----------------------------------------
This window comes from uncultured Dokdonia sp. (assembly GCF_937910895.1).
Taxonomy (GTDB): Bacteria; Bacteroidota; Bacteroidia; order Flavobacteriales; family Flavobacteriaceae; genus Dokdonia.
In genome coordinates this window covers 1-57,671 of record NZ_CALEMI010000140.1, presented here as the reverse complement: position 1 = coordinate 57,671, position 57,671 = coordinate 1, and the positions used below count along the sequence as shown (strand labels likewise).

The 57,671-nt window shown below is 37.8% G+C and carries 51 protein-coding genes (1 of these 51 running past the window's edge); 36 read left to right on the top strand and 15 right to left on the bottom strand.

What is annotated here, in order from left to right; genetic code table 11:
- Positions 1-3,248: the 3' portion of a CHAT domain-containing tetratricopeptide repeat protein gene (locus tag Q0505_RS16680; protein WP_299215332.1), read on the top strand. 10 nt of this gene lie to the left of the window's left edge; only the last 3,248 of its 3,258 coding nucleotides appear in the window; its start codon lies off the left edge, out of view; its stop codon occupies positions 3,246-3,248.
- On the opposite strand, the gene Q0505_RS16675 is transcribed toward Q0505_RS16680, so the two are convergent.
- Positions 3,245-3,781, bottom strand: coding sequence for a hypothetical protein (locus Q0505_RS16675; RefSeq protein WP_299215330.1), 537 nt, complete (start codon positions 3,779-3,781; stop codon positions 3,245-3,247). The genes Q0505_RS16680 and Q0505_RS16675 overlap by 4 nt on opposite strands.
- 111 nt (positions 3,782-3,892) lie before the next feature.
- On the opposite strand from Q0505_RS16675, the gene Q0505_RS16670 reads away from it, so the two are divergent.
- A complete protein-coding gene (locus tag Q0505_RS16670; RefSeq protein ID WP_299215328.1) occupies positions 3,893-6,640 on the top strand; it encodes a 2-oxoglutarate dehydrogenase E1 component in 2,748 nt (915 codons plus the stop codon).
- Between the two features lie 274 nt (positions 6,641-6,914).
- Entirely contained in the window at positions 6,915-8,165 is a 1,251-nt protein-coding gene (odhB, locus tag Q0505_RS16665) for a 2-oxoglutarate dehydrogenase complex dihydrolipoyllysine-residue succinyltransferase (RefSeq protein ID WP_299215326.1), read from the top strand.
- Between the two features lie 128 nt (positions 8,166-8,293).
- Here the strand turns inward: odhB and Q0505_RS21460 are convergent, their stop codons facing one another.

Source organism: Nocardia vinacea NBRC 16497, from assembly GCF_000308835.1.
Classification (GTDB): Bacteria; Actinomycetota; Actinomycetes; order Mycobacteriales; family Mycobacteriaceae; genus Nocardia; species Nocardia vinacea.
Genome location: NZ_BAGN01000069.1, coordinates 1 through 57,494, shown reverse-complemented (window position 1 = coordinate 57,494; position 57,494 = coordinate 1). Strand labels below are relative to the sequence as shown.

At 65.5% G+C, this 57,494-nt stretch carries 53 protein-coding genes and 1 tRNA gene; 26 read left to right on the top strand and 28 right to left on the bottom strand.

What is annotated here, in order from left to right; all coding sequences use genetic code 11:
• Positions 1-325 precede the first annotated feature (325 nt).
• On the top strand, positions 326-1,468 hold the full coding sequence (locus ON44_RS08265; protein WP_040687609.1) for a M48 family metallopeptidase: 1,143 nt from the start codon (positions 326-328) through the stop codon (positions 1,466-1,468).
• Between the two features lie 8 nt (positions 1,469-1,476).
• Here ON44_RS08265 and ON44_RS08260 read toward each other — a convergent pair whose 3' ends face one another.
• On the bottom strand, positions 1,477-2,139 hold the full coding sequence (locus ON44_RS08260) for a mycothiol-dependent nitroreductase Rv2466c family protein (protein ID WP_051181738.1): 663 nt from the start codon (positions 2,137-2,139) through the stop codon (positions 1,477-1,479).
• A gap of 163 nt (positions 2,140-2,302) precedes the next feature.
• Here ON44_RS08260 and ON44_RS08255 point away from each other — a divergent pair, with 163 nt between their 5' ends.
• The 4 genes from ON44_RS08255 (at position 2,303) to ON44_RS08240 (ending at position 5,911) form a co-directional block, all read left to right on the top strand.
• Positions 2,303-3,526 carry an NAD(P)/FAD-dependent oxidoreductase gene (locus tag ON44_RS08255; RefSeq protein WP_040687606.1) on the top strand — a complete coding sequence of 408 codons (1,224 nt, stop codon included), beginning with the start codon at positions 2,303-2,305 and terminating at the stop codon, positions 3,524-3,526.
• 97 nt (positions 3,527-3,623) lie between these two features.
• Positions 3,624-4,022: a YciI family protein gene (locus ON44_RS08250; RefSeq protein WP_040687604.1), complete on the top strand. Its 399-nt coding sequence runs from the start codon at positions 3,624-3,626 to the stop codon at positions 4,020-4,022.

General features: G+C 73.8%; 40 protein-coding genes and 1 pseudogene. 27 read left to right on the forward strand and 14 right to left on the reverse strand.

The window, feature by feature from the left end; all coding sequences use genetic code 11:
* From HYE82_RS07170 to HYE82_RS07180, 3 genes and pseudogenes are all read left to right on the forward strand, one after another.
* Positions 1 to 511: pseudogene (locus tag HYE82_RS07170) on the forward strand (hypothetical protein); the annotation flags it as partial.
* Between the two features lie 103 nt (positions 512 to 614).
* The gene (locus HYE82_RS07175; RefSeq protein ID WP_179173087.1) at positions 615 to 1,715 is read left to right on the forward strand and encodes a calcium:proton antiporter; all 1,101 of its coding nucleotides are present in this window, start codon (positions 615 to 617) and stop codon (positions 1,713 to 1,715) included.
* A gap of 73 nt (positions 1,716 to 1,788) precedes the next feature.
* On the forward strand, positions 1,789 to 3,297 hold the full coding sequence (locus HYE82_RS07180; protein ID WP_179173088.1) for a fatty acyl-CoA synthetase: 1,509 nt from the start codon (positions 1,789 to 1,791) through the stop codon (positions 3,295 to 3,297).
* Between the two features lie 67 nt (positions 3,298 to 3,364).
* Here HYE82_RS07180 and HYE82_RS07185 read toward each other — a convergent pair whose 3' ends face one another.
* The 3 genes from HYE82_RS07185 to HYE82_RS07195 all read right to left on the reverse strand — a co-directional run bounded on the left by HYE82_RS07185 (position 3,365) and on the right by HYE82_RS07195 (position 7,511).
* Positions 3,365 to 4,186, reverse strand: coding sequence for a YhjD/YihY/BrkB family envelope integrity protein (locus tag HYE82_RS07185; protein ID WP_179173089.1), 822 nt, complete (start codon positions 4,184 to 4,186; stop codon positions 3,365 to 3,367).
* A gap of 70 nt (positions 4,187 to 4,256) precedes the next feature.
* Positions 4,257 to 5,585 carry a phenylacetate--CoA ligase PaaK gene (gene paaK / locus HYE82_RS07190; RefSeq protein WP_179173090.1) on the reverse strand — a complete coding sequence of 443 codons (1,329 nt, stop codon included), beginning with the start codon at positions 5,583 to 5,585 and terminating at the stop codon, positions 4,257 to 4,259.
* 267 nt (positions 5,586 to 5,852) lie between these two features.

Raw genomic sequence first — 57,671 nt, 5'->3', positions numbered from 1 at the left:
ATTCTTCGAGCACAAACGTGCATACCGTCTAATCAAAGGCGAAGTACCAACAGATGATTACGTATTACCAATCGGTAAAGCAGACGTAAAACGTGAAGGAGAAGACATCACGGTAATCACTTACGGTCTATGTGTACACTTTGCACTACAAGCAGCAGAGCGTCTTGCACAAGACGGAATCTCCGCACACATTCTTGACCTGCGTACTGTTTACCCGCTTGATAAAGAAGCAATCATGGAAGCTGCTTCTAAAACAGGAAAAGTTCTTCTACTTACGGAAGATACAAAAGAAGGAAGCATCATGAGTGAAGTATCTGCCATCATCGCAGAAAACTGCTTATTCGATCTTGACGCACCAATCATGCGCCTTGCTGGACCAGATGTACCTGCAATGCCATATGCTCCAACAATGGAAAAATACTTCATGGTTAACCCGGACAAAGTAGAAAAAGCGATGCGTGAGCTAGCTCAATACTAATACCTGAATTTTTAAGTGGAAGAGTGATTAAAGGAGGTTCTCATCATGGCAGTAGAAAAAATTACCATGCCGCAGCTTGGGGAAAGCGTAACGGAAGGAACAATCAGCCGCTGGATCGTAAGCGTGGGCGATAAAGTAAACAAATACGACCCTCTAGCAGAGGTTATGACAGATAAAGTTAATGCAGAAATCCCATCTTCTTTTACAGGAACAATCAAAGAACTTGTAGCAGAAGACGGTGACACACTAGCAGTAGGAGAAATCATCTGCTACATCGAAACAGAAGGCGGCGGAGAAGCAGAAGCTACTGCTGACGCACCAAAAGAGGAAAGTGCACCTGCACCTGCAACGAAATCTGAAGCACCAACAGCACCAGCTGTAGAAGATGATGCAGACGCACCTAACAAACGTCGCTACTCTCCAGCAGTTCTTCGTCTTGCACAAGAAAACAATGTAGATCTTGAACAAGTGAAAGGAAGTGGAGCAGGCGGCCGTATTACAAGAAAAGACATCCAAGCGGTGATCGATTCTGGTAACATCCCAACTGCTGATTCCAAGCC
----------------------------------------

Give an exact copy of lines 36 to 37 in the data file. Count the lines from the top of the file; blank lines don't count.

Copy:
* Between the two features lie 103 nt (positions 512 to 614).
* The gene (locus HYE82_RS07175; RefSeq protein ID WP_179173087.1) at positions 615 to 1,715 is read left to right on the forward strand and encodes a calcium:proton antiporter; all 1,101 of its coding nucleotides are present in this window, start codon (positions 615 to 617) and stop codon (positions 1,713 to 1,715) included.